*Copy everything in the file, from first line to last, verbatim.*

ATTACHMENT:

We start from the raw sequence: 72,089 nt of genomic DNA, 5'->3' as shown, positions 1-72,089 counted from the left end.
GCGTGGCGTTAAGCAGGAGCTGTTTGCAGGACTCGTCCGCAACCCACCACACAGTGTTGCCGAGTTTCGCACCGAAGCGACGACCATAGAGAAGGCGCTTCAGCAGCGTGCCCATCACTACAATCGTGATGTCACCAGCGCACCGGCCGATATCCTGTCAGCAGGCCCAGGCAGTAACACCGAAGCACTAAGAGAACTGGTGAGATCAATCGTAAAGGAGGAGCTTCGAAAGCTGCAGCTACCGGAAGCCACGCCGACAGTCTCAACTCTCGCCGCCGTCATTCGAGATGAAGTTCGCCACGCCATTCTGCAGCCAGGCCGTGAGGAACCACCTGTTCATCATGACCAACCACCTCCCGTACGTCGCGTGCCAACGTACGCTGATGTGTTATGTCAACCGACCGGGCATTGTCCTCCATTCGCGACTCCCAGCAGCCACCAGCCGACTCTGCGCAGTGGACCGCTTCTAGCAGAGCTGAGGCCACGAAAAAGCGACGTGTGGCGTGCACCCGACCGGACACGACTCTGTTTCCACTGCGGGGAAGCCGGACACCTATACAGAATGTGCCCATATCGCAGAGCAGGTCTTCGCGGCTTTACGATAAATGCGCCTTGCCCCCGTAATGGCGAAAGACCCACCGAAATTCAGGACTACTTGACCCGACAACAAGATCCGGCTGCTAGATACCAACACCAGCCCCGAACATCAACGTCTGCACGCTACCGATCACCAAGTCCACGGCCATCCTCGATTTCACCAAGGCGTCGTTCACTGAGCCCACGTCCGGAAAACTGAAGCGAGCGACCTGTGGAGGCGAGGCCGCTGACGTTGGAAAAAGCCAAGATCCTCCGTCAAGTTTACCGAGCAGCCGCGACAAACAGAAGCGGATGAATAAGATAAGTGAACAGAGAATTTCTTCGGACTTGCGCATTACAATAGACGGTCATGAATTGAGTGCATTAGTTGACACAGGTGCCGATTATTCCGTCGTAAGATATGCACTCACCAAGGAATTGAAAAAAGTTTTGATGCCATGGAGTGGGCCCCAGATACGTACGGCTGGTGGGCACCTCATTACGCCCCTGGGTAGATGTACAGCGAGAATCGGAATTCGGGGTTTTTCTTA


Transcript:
We start from the raw sequence: 72,089 nt of genomic DNA, 5'->3' as shown, positions 1-72,089 counted from the left end.
GCGTGGCGTTAAGCAGGAGCTGTTTGCAGGACTCGTCCGCAACCCACCACACAGTGTTGCCGAGTTTCGCACCGAAGCGACGACCATAGAGAAGGCGCTTCAGCAGCGTGCCCATCACTACAATCGTGATGTCACCAGCGCACCGGCCGATATCCTGTCAGCAGGCCCAGGCAGTAACACCGAAGCACTAAGAGAACTGGTGAGATCAATCGTAAAGGAGGAGCTTCGAAAGCTGCAGCTACCGGAAGCCACGCCGACAGTCTCAACTCTCGCCGCCGTCATTCGAGATGAAGTTCGCCACGCCATTCTGCAGCCAGGCCGTGAGGAACCACCTGTTCATCATGACCAACCACCTCCCGTACGTCGCGTGCCAACGTACGCTGATGTGTTATGTCAACCGACCGGGCATTGTCCTCCATTCGCGACTCCCAGCAGCCACCAGCCGACTCTGCGCAGTGGACCGCTTCTAGCAGAGCTGAGGCCACGAAAAAGCGACGTGTGGCGTGCACCCGACCGGACACGACTCTGTTTCCACTGCGGGGAAGCCGGACACCTATACAGAATGTGCCCATATCGCAGAGCAGGTCTTCGCGGCTTTACGATAAATGCGCCTTGCCCCCGTAATGGCGAAAGACCCACCGAAATTCAGGACTACTTGACCCGACAACAAGATCCGGCTGCTAGATACCAACACCAGCCCCGAACATCAACGTCTGCACGCTACCGATCACCAAGTCCACGGCCATCCTCGATTTCACCAAGGCGTCGTTCACTGAGCCCACGTCCGGAAAACTGAAGCGAGCGACCTGTGGAGGCGAGGCCGCTGACGTTGGAAAAAGCCAAGATCCTCCGTCAAGTTTACCGAGCAGCCGCGACAAACAGAAGCGGATGAATAAGATAAGTGAACAGAGAATTTCTTCGGACTTGCGCATTACAATAGACGGTCATGAATTGAGTGCATTAGTTGACACAGGTGCCGATTATTCCGTCGTAAGATATGCACTCACCAAGGAATTGAAAAAAGTTTTGATGCCATGGAGTGGGCCCCAGATACGTACGGCTGGTGGGCACCTCATTACGCCCCTGGGTAGATGTACAGCGAGAATCGGAATTCGGGGTTTTTCTTA